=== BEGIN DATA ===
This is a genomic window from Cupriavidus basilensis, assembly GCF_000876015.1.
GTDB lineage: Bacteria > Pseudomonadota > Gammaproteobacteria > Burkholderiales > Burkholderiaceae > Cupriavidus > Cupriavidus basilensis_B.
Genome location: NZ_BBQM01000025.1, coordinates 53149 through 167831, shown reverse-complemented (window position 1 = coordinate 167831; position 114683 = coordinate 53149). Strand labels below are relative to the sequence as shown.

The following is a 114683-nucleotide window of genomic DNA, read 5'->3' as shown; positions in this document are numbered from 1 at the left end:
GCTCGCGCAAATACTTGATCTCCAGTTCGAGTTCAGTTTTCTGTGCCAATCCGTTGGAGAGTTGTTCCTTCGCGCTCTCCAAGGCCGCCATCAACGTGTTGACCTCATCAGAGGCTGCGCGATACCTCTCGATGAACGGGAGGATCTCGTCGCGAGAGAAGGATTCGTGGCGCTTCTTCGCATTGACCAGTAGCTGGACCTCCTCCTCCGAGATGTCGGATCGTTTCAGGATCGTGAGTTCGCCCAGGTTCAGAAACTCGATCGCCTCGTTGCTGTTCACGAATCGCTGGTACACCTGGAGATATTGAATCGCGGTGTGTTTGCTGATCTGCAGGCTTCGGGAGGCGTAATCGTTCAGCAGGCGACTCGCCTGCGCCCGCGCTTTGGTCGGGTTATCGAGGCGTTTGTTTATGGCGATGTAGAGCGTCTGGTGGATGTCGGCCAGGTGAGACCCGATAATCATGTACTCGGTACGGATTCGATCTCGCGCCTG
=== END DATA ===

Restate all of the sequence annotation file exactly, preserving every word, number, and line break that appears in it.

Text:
This is a genomic window from Cupriavidus basilensis, assembly GCF_000876015.1.
GTDB lineage: Bacteria > Pseudomonadota > Gammaproteobacteria > Burkholderiales > Burkholderiaceae > Cupriavidus > Cupriavidus basilensis_B.
Genome location: NZ_BBQM01000025.1, coordinates 53149 through 167831, shown reverse-complemented (window position 1 = coordinate 167831; position 114683 = coordinate 53149). Strand labels below are relative to the sequence as shown.

The following is a 114683-nucleotide window of genomic DNA, read 5'->3' as shown; positions in this document are numbered from 1 at the left end:
GCTCGCGCAAATACTTGATCTCCAGTTCGAGTTCAGTTTTCTGTGCCAATCCGTTGGAGAGTTGTTCCTTCGCGCTCTCCAAGGCCGCCATCAACGTGTTGACCTCATCAGAGGCTGCGCGATACCTCTCGATGAACGGGAGGATCTCGTCGCGAGAGAAGGATTCGTGGCGCTTCTTCGCATTGACCAGTAGCTGGACCTCCTCCTCCGAGATGTCGGATCGTTTCAGGATCGTGAGTTCGCCCAGGTTCAGAAACTCGATCGCCTCGTTGCTGTTCACGAATCGCTGGTACACCTGGAGATATTGAATCGCGGTGTGTTTGCTGATCTGCAGGCTTCGGGAGGCGTAATCGTTCAGCAGGCGACTCGCCTGCGCCCGCGCTTTGGTCGGGTTATCGAGGCGTTTGTTTATGGCGATGTAGAGCGTCTGGTGGATGTCGGCCAGGTGAGACCCGATAATCATGTACTCGGTACGGATTCGATCTCGCGCCTG